Give a man two chords and a grab bag of religious imagery, and he'll give you a song. Teach him to create two chords, and he'll never be hungry for new material again.
If you've ever had the desire to join a cult/indie band, but the Polyphonic Spree's billowy robes were too loose to showcase your new, slim figure, you may be in luck. Page France could use you. They might not be a cult per se, but they sure seem like it. Perhaps it is their leader's (I mean lead singer's) unbelievable knack for creating memorable pop melodies while using only a few chords that induces such beliefs. It's this mixture of self restraint and the eyes-glazed-over idiocy these melodies reduce you to that can lead only to cult activity. The lyrics echo religious implications as well. We have tales of Jesus rising from the dirt, brushing worms out of his hair. We have "a wedding feast for the snakes and bees". Banana trees play kazoos; you drink Jesus' wine (or is it Kool-Aid?). All of this has a mantra feel to it. Like if Page France repeated "Jesus came up from the ground so dirty" enough times, it would suddenly make it so.
The songs receive the requisite chamber pop extras: xylophones, ringing arpeggio guitars, sweet female backing vocals, and backwards-sounding organs. "Chariot" and "Jesus" set the tone. Each stomps out an infectious beat before laying the pseudo-gospel on thick over a simple acoustic guitar. "Elephant" is the first song to change up the pace significantly. It doesn't pick up until the bridge, where a galloping tambourine helps along a cyclical melody, and eventually, where handclaps and a distant horn emerge.
It's on the fifth song, "Junkyard", that I realized I couldn't get enough of the formula. It's nearly identical to "Chariot"; only the melody and words change, it seems. But it's still as captivating as it was the first time I heard it. Is it possible to lace CDs with hallucinogens that vaporize upon contact with a laser beam?
The gospel of Page France contains numerous Biblical references: "You stood beside a burning bush", "I was made out of your dust", "Praise the land", "Clap your hands", "Praise to you for giving praise to we", and "I'll shed a feather for the Lord". What intrigues is Michael Nau's ability to ground these Godly allusions in naturalistic scenes. But he also keeps his songs in the realm of childhood. Each song title is only one word, and with titles such as "Grass", "Glue", and "Trampoline", these are nouns that children would most likely scrutinize. Nau's voice is so full of wonder and naiveté that criticizing his world view is damn near impossible. It would be like scolding a child for holding tight to the notion Santa Claus despite the overwhelming contrary evidence.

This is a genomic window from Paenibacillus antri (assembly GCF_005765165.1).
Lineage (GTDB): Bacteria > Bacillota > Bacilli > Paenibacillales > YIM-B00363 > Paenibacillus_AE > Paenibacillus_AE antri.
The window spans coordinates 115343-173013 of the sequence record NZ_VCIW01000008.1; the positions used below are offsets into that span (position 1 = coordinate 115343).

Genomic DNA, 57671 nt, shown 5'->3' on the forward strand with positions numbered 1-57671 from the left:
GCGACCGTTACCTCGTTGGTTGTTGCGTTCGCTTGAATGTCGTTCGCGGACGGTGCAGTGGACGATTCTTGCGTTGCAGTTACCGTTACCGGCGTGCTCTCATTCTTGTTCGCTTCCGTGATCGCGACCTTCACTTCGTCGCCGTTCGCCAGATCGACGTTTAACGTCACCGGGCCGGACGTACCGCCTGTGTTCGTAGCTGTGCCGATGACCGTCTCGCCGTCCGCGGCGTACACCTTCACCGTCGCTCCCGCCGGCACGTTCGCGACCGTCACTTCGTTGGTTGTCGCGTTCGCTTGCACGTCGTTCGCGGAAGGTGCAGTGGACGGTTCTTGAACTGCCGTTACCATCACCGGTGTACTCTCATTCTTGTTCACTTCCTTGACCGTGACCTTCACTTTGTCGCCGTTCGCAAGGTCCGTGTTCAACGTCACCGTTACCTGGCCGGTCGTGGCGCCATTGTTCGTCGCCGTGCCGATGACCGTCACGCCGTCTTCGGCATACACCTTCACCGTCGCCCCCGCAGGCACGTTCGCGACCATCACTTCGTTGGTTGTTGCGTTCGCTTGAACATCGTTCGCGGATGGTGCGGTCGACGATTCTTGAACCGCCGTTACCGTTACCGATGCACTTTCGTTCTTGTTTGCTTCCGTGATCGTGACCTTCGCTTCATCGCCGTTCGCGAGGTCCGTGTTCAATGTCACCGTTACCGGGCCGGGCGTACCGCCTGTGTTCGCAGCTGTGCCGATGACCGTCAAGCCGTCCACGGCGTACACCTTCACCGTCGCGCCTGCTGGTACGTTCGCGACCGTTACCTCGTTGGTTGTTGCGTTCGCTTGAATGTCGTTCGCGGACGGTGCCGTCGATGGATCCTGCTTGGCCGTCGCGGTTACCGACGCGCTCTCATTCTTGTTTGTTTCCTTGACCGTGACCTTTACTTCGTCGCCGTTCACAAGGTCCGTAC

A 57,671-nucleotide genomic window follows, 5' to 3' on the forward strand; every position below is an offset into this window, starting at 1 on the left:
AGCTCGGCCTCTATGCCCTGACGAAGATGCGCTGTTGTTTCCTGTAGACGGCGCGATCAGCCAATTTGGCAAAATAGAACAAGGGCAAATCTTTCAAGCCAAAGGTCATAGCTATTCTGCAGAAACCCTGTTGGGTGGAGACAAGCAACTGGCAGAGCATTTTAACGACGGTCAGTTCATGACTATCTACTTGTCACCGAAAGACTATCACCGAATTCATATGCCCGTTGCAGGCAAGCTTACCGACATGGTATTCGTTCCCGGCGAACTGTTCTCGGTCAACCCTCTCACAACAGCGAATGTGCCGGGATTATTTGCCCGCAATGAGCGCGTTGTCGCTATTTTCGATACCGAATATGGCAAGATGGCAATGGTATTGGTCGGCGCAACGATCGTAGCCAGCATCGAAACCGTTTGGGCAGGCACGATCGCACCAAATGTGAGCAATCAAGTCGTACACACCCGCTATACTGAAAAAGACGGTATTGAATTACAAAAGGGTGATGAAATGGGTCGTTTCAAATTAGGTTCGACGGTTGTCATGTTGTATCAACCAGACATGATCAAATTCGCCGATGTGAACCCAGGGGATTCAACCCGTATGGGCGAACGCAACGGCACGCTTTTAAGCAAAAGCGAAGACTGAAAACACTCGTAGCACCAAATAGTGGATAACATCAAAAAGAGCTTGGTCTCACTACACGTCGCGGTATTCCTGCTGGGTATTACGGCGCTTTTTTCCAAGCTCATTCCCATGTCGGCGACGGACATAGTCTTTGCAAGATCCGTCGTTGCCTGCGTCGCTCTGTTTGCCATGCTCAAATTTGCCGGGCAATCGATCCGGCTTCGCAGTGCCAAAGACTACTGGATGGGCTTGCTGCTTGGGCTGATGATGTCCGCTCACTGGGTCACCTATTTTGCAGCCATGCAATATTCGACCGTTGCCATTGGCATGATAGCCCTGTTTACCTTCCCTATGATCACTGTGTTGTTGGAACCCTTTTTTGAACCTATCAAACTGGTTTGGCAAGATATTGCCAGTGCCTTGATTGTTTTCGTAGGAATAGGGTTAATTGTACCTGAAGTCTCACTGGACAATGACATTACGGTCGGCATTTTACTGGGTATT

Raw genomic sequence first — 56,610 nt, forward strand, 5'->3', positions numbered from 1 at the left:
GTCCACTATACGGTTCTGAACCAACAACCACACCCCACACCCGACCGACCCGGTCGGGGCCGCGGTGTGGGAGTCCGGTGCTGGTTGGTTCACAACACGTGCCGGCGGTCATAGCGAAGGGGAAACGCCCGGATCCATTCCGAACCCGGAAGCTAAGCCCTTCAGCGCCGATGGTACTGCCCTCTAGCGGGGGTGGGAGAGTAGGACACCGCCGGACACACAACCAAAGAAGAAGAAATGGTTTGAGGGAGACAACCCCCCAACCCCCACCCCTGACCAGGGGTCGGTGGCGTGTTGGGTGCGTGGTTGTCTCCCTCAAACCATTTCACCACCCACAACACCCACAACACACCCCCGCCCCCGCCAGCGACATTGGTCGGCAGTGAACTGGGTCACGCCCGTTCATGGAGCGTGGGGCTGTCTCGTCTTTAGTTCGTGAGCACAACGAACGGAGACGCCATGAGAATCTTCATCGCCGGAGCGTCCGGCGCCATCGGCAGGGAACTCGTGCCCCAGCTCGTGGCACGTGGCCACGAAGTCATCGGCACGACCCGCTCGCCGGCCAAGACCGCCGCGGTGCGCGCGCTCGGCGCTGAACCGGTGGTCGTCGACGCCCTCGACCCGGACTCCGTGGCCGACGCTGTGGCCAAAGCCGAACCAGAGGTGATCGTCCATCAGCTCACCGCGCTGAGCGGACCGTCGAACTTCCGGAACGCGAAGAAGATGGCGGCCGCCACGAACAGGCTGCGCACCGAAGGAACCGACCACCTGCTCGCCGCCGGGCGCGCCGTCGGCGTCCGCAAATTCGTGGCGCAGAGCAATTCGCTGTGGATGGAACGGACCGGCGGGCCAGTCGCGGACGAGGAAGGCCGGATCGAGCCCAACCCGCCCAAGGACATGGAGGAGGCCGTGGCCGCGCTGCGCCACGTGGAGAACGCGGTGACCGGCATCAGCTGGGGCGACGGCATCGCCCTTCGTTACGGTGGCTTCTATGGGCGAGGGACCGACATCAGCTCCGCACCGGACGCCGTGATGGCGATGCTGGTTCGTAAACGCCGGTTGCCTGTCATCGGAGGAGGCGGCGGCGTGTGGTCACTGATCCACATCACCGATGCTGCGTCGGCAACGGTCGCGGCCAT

Ultimately, listening to 14 simple songs is a bit of a chore. Many themes return throughout the album, including water, bushes, chariots, and the very frequent notion of hand clapping. The two-chord structure that appears in many of the songs makes it possible to sing most melodies over any other song. By the end of the CD, you have a hope in the back of your mind that Nau might grow up just a little. And maybe he does. The penultimate track opens with this line: "Angel, way before there was goodness, way before they was sadness." It grows more conflicted from there, saying that the angel was once a killer. Finally the song graduates into a pop sing-along, in which the chorus says, "I'm here looking for a leader."
Those of you in search of a leader need look no further than Michael Nau. He'll never lead you astray and always keep your toes a-tapping and your hands a-clapping. And when he says, "I'm as heavy as a feather / Hallelujah", on the final song, you absolutely believe him.